Dolph Lundgren Stands in Sly Stallone’s Corner Over ‘Rocky’ Spinoff Fight

“I was personally under the impression that my friend Sly Stallone was involved as a producer or even as an actor,” Lundgren says

Sylvester Stallone Dolph Lundgren
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Dolph Lundgren has spoken out and is standing in Sylvester Stallone’s corner over the upcoming “Rocky” spinoff “Drago.”

“Just to set the record straight regarding a possible Drago spinoff,” Lundgren posted on his Instagram page. “There’s no approved script, no deals in place, no director and I was personally under the impression that my friend Sly Stallone was involved as a producer or even as an actor. There was a press leak last week which was unfortunate. In touch with Mr Balboa – just so all the fans can relax…There ya go.”

On Sunday, Stallone voiced his displeasure, again, at the development of a spinoff of “Rocky” character Drago, this time demanding that producer Irwin Winkler and his partners return the rights to the characters.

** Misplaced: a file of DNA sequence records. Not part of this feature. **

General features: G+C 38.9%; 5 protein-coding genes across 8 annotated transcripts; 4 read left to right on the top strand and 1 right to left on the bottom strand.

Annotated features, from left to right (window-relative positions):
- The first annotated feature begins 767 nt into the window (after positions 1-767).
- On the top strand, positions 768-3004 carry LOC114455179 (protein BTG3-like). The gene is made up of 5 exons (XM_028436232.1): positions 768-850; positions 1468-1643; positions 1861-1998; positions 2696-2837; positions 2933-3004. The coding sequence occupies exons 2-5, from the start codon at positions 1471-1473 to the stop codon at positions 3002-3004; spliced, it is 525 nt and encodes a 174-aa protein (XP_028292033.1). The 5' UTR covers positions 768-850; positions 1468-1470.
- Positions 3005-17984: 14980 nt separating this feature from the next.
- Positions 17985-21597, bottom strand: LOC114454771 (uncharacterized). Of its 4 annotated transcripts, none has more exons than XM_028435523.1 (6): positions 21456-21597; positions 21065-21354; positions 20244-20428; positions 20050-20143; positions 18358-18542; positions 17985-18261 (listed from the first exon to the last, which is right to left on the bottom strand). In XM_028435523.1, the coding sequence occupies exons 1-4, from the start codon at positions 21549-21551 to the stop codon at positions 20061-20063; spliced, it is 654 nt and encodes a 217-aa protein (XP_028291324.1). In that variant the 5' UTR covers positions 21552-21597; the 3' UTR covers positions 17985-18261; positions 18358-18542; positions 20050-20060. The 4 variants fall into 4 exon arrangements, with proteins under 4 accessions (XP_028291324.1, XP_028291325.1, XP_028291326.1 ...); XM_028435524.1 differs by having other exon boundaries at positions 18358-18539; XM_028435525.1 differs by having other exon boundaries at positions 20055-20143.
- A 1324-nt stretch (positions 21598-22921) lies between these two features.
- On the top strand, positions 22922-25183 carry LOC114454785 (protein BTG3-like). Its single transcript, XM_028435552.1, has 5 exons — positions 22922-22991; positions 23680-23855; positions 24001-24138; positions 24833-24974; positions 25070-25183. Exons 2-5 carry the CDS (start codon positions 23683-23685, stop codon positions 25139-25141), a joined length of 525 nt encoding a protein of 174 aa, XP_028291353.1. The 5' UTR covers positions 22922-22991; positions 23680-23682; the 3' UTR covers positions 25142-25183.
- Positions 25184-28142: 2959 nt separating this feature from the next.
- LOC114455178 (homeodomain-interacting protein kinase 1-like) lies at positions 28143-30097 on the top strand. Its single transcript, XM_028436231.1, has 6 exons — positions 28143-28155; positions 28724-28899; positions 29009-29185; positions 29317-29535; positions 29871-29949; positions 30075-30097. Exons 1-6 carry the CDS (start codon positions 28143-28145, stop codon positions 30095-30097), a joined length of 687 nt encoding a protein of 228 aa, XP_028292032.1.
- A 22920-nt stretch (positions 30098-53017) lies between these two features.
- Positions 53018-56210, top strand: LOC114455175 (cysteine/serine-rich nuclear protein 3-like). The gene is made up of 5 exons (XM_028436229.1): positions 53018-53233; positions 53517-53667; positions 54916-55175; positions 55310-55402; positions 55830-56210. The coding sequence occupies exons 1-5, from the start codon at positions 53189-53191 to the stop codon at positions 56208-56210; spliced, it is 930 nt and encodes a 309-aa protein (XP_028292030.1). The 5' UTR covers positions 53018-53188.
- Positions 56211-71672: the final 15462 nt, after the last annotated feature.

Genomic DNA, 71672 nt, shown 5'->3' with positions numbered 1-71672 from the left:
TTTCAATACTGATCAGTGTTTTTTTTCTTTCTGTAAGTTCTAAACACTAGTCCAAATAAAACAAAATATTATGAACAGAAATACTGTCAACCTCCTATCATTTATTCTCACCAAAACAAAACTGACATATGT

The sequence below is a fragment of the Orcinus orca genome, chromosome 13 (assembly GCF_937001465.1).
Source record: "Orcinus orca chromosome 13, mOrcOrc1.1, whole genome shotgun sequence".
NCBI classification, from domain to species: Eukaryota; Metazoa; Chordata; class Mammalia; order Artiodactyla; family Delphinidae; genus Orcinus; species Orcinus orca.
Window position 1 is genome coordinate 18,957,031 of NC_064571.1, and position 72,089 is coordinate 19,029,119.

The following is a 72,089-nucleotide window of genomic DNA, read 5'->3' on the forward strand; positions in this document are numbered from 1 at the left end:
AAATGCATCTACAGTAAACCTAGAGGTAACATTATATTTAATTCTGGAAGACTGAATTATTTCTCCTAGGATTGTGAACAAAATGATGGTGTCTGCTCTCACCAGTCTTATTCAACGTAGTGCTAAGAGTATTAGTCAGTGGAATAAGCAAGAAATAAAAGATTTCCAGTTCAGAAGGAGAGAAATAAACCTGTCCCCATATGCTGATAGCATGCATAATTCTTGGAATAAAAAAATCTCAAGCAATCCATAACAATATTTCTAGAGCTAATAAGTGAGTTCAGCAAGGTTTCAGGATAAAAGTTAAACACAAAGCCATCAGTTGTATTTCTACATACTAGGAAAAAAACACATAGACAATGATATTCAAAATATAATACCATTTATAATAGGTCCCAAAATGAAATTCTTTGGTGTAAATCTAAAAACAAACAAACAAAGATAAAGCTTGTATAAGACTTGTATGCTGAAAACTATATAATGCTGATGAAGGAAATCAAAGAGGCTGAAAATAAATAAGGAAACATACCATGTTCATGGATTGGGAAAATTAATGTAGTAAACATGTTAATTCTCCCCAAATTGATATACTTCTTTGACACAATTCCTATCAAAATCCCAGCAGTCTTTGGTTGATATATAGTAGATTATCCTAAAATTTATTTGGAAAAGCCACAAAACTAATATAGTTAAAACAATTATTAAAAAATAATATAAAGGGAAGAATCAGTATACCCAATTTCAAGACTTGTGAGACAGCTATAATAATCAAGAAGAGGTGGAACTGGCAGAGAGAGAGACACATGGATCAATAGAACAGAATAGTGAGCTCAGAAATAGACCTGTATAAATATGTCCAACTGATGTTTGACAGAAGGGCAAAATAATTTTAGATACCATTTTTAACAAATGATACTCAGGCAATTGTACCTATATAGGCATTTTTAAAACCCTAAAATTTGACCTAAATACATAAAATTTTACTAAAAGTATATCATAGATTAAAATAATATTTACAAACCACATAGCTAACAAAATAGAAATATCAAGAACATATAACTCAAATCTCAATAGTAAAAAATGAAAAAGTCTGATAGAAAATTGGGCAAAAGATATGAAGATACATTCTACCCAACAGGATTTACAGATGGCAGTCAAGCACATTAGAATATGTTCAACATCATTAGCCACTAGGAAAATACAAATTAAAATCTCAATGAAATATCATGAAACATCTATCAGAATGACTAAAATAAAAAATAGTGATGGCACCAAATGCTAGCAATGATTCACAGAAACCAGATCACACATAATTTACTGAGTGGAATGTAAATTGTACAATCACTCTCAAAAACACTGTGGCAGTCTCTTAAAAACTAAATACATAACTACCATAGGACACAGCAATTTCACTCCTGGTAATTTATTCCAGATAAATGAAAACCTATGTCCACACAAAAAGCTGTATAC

“After IRWIN WINKLER and FAMILY SUCK ROCKY DRY!” Stallone’s deleted Instagram post began, accompanying a photo of Winkler edited to look like Dracula sucking Rocky’s blood. “Presumed to be the most hated, untalented, decrepited (sic) producer in Hollywood and his cowardly children have found their next meal… Drago. RETURN MY RIGHTS BLOODSUCKERS! Throughout history so many artists in every industry, recording, painting, writing you name it have been destroyed by these blood suckers who have destroyed so many families, lining their pockets with other people!”

The post ends with Stallone turning his attention to Dolph Lundgren, who played Russian fighter Ivan Drago in 1985’s “Rocky IV” and is planned to be at the center of the story of this new film.

“DOLPH, why? Not a phone call? #parasite producers #exploited artists victims,” Stallone concluded.

TheWrap exclusively reported Friday that screenwriter Robert Lawton is set to write the “Rocky” spinoff “Drago” for MGM, after Drago’s son Viktor (Florian Munteanu) filled the antagonist role in 2018’s “Creed 2.” Stallone first voiced his anger about the project on Saturday night, saying he never wanted the franchise “to be exploited for this greed.”

Stallone wrote and starred in 1976’s “Rocky” with Winkler – the film’s producer – filling a key role as he helped convince United Artists to make the project with a screenplay by the film’s relatively untested star. Despite creating the franchise, Stallone has no ownership of the series.

There have been eight films in the “Rocky” franchise thus far, with another on the way in the form of “Creed 3,” in which Michael B. Jordan is starring and directing.